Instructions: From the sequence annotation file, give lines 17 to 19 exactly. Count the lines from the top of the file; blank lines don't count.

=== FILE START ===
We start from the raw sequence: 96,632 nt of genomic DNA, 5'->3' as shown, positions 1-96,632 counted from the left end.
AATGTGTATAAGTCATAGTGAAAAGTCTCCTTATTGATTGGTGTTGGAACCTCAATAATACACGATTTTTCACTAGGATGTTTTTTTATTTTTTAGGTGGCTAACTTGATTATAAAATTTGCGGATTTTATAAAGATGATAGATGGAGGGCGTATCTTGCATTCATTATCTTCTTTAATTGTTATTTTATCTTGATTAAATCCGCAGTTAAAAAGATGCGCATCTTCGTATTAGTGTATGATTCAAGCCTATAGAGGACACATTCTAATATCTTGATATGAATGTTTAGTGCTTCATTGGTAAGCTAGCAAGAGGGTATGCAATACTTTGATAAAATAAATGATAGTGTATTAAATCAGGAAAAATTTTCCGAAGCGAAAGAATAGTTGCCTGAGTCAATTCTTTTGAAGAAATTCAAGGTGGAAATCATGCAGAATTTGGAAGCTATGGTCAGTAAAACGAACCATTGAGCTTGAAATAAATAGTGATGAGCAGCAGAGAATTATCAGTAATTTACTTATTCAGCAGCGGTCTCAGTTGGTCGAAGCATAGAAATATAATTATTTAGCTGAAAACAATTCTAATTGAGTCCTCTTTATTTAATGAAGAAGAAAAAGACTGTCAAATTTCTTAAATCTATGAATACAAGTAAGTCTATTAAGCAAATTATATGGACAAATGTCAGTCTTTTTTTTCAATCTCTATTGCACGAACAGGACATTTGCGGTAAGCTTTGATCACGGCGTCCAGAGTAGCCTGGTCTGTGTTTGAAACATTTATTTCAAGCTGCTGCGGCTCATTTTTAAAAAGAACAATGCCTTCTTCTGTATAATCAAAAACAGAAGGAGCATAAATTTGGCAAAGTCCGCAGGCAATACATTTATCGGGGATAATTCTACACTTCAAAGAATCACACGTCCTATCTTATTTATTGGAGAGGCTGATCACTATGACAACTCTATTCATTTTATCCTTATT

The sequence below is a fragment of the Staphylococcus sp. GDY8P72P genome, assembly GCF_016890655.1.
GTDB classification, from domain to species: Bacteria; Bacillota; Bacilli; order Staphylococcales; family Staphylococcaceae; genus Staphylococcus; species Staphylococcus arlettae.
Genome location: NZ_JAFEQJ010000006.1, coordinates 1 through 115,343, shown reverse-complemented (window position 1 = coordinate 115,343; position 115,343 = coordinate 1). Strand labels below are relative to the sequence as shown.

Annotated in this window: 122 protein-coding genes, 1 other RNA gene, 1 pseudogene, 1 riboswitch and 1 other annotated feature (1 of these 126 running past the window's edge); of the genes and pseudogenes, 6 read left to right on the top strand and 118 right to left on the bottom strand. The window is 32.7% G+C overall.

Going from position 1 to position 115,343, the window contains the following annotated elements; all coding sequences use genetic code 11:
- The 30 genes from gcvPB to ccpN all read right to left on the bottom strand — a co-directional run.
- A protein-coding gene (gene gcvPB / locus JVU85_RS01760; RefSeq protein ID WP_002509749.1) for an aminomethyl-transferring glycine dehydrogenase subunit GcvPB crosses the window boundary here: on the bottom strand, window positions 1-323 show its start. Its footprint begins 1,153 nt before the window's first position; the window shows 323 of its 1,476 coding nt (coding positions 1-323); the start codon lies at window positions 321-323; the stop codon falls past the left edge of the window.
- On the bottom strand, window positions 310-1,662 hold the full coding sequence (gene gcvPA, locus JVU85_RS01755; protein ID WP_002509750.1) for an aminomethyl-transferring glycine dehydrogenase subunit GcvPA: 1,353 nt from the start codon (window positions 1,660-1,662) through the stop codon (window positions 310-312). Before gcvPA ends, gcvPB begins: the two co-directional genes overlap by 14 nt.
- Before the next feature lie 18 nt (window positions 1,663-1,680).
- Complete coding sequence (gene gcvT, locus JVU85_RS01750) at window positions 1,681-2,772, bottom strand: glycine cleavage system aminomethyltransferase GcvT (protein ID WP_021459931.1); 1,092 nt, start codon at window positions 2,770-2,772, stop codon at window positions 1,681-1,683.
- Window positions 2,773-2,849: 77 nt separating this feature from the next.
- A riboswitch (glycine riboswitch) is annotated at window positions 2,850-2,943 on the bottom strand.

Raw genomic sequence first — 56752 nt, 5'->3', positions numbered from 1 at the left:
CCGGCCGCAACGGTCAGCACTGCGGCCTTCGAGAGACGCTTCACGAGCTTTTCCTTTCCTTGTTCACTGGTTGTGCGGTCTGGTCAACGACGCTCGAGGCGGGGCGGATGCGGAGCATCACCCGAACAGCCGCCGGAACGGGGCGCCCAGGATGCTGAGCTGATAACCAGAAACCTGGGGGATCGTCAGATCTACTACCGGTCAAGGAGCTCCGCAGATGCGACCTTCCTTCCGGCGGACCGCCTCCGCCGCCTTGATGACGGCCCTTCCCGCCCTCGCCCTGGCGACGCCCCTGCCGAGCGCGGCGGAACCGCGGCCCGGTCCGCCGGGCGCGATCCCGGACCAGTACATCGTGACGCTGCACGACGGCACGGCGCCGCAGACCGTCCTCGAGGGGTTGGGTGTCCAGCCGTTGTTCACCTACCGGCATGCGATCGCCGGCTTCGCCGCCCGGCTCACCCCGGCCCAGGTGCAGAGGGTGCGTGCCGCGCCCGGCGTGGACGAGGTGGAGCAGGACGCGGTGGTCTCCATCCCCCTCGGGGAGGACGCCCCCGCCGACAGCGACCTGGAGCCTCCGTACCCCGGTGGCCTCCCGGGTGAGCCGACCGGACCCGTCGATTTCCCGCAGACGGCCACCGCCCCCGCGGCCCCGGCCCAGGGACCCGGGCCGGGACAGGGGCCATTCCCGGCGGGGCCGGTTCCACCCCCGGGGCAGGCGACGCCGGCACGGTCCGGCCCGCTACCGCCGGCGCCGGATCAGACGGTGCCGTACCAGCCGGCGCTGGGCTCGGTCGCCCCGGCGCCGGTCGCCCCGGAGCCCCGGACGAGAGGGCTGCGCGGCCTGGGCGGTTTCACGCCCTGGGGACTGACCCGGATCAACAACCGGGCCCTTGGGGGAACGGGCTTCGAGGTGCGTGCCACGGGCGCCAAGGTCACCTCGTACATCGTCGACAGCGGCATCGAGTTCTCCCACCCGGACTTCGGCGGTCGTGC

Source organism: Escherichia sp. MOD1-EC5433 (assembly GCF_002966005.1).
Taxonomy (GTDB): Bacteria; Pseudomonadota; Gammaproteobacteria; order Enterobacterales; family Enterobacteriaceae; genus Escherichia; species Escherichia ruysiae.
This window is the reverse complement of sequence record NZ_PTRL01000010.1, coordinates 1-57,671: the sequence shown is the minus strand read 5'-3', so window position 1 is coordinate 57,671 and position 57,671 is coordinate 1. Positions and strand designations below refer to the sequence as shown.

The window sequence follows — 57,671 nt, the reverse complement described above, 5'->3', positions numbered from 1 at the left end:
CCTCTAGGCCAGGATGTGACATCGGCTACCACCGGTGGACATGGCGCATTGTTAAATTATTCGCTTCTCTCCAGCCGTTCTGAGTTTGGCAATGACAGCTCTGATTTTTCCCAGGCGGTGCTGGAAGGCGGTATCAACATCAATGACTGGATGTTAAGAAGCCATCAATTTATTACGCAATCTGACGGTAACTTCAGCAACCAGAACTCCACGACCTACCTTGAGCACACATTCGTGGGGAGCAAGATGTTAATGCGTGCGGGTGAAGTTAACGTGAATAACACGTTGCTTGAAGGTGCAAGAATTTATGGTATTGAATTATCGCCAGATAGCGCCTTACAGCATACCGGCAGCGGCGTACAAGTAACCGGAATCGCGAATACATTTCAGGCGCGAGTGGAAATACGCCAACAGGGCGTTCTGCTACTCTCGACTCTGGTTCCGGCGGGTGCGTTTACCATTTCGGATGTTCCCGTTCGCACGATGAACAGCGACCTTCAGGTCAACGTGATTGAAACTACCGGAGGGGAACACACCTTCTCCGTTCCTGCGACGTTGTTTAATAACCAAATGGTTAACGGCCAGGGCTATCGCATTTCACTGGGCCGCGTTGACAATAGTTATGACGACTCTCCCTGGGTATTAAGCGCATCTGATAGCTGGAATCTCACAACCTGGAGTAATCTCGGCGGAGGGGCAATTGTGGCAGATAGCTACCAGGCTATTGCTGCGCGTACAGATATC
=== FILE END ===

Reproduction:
Source organism: Escherichia sp. MOD1-EC5433 (assembly GCF_002966005.1).
Taxonomy (GTDB): Bacteria; Pseudomonadota; Gammaproteobacteria; order Enterobacterales; family Enterobacteriaceae; genus Escherichia; species Escherichia ruysiae.
This window is the reverse complement of sequence record NZ_PTRL01000010.1, coordinates 1-57,671: the sequence shown is the minus strand read 5'-3', so window position 1 is coordinate 57,671 and position 57,671 is coordinate 1. Positions and strand designations below refer to the sequence as shown.